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The Daytona 500 “Big One” took place on lap 104 and knocked out Chase Elliott, Brad Keselowski and Kevin Harvick.

The crash also eliminated Danica Patrick from her final NASCAR race and penultimate motorsports appearance, leading up to the Indianapolis 500 in May.

With 96 laps remaining, leader Ryan Blaney made a move to block Elliott on the backstretch. Elliott backed up to Keselowski and contact between the two sent both spiraling. Elliott hit the outside retaining wall hard and spun like a top several times until coming to a stop on the banking.  

Also involved were David Ragan, Kasey Kahne and defending series champion Martin Truex Jr.

Elliott said the crash was just a byproduct of this kind of racing.

“I was just trying to feel Blaney out and see what he was going to do; how aggressive he wanted to be,” Elliott said. “I had a big push and got light at the wrong time. Didn’t make the right move.”

Keselowski said that Elliott simply got loose.

“The (9) got loose and spun out in front of us all and got caught up in it,” Keselowski said. “It just really sucks. We had a great car and were in a great position. I guess that’s the way it goes. I went to pass the (9) on the bottom and he came down. I can’t tell if I made contact or not, but obviously he turned and there was nothing I could do. We were all wrecked.”

Harvick said Elliott had gotten away with that kind of blocking all weekend, including in the Xfinity race, but finally made one too many big blocks in the Daytona 500.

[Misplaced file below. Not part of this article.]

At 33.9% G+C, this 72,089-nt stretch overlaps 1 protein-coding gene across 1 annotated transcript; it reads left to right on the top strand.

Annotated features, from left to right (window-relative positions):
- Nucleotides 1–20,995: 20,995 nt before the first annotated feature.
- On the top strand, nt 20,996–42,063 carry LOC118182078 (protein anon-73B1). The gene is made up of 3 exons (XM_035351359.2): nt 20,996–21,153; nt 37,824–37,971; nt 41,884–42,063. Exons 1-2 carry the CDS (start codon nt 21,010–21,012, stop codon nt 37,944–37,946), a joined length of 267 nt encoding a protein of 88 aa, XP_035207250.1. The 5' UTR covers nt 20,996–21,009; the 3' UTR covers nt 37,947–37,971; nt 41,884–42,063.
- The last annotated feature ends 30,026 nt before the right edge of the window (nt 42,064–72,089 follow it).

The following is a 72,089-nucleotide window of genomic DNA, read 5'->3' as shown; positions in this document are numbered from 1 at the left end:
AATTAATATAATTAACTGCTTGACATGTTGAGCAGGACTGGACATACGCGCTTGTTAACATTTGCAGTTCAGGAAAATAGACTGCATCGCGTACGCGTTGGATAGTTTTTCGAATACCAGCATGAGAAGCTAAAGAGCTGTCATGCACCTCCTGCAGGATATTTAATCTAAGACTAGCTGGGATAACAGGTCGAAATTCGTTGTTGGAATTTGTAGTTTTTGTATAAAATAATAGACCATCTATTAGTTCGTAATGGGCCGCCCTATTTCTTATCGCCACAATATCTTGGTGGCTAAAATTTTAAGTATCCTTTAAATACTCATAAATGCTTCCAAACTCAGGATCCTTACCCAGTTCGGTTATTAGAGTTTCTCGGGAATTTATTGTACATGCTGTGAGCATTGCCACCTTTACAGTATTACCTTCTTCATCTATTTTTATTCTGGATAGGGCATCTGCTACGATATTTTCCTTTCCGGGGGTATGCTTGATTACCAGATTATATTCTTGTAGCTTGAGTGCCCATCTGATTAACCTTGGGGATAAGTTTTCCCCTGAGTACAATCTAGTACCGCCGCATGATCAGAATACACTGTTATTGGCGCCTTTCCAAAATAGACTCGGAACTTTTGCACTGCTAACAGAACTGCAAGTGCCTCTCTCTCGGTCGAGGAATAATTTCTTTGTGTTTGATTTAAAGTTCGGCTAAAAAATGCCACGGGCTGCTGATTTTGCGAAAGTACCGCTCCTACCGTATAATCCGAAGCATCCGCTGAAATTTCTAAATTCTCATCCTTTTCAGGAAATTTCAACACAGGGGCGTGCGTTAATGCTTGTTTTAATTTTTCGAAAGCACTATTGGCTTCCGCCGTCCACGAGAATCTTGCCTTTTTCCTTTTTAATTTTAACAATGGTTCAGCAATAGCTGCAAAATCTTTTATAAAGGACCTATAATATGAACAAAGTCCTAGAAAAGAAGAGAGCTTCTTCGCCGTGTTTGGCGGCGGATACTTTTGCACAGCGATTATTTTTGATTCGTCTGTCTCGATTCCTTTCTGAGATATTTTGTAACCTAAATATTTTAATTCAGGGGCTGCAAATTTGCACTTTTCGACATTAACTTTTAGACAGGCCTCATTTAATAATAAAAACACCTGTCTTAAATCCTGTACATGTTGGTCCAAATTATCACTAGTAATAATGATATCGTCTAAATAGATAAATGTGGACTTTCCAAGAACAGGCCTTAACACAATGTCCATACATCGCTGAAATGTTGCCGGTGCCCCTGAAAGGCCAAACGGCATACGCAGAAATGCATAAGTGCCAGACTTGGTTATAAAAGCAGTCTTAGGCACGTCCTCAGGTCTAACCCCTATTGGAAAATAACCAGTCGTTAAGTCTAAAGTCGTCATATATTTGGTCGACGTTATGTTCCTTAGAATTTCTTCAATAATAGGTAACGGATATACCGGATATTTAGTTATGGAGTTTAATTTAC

“You really can’t block that aggressively,” Harvick said. “They got away with it, especially the (9) got away with it most of the weekend and didn’t get away with it that time. Unfortunately, we were one of the cars that got tore up.”

Elliott said the big blocks were necessary because everyone wants to be up front, ahead of the crashing. Instead, they were the crashing.

“The safest place to be is out front and everybody wants to be there, that is the problem,” Elliott said. “I don’t know exactly how you fix that.  It just kind of is what it is. I hate it. Disappointing way to end the 500 this afternoon, but we will move on down the road and try to get ’em in Atlanta.”

For her part, Patrick never really raced into the top 15. The Indianapolis 500 will be her final start as a race car driver.

“Tony Eury Jr., my crew chief did an awesome job,” Patrick said. “The guys on the whole team did a really good job. I know we pulled this together not that long ago, a month ago. That is a tall order to get a car ready for a superspeedway that is competitive. But, it was. I said earlier today that I feel like the whole thing was picture perfect with GoDaddy on the car, and it being that green again. It just wasn’t meant to be today. I am proud — we raced the whole race other than a little bit at the end of that first stage when it looked silly with all the cars with tires and no tires. Other than that, we raced it and the car was competitive. That is all you can do. That is the gamble at Daytona. It can go so well, and it can go so awful.

“I’m grateful for everything. Thank you to all the fans. Still have one more. It is not a stock car, but still have one more.”

Matt Weaver

Matt Weaver

– Matt Weaver is an associate motorsports editor at Autoweek. Before becoming a journalist, he was a dirt track racer and short track cheeseburger connoisseur.

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